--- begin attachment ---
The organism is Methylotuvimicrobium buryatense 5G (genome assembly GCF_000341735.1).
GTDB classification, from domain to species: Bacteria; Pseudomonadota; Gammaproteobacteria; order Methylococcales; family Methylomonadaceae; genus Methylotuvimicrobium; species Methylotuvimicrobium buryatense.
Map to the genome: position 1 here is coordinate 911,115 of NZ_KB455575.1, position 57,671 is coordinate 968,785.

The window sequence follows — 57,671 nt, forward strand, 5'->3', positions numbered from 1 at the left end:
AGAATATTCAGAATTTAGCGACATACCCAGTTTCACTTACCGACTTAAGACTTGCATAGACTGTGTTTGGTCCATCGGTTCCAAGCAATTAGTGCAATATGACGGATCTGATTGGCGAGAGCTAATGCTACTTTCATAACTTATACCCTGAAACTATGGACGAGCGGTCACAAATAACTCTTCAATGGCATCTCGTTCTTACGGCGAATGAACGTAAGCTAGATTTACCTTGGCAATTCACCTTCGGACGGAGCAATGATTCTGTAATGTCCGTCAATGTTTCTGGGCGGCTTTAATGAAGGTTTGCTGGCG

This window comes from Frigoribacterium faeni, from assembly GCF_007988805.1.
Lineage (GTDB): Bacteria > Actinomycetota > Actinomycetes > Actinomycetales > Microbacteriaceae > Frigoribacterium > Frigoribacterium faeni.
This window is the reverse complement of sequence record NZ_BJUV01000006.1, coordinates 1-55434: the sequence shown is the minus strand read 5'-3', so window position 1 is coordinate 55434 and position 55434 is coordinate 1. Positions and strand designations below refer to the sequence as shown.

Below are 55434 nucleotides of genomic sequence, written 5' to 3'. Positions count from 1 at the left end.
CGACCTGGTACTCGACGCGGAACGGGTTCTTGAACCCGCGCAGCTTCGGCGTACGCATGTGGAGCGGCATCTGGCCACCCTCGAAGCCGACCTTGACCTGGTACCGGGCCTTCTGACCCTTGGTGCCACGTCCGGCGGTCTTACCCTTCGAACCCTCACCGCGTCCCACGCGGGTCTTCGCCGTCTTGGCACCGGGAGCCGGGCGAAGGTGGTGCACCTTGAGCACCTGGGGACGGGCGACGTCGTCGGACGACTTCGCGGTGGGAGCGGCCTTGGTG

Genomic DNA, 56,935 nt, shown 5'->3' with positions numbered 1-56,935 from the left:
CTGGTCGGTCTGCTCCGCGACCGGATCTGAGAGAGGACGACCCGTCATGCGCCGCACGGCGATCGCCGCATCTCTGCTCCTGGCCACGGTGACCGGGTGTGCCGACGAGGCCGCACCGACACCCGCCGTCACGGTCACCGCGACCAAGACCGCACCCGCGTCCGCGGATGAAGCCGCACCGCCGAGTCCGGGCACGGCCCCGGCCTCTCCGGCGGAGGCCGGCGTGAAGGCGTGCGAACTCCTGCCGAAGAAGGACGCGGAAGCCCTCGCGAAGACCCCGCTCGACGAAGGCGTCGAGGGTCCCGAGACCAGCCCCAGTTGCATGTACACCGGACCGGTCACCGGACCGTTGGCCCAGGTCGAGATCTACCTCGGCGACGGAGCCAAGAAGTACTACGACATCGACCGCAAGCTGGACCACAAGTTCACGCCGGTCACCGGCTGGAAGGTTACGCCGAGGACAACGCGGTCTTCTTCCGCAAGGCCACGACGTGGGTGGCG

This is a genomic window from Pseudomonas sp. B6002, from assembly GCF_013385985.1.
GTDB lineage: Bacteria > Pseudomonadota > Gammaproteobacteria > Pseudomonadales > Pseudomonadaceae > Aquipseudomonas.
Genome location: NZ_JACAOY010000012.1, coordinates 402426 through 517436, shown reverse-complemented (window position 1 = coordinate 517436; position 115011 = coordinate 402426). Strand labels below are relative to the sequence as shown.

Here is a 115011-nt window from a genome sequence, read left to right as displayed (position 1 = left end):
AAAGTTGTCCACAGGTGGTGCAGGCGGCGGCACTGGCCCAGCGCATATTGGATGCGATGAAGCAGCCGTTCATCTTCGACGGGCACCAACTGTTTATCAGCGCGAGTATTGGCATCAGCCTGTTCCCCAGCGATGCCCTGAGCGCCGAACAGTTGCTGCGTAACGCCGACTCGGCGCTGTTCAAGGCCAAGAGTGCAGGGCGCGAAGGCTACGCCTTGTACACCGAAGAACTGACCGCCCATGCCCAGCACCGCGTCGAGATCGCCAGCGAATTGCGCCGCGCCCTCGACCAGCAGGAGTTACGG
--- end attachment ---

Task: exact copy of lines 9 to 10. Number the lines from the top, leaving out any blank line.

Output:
Below are 55434 nucleotides of genomic sequence, written 5' to 3'. Positions count from 1 at the left end.
CGACCTGGTACTCGACGCGGAACGGGTTCTTGAACCCGCGCAGCTTCGGCGTACGCATGTGGAGCGGCATCTGGCCACCCTCGAAGCCGACCTTGACCTGGTACCGGGCCTTCTGACCCTTGGTGCCACGTCCGGCGGTCTTACCCTTCGAACCCTCACCGCGTCCCACGCGGGTCTTCGCCGTCTTGGCACCGGGAGCCGGGCGAAGGTGGTGCACCTTGAGCACCTGGGGACGGGCGACGTCGTCGGACGACTTCGCGGTGGGAGCGGCCTTGGTG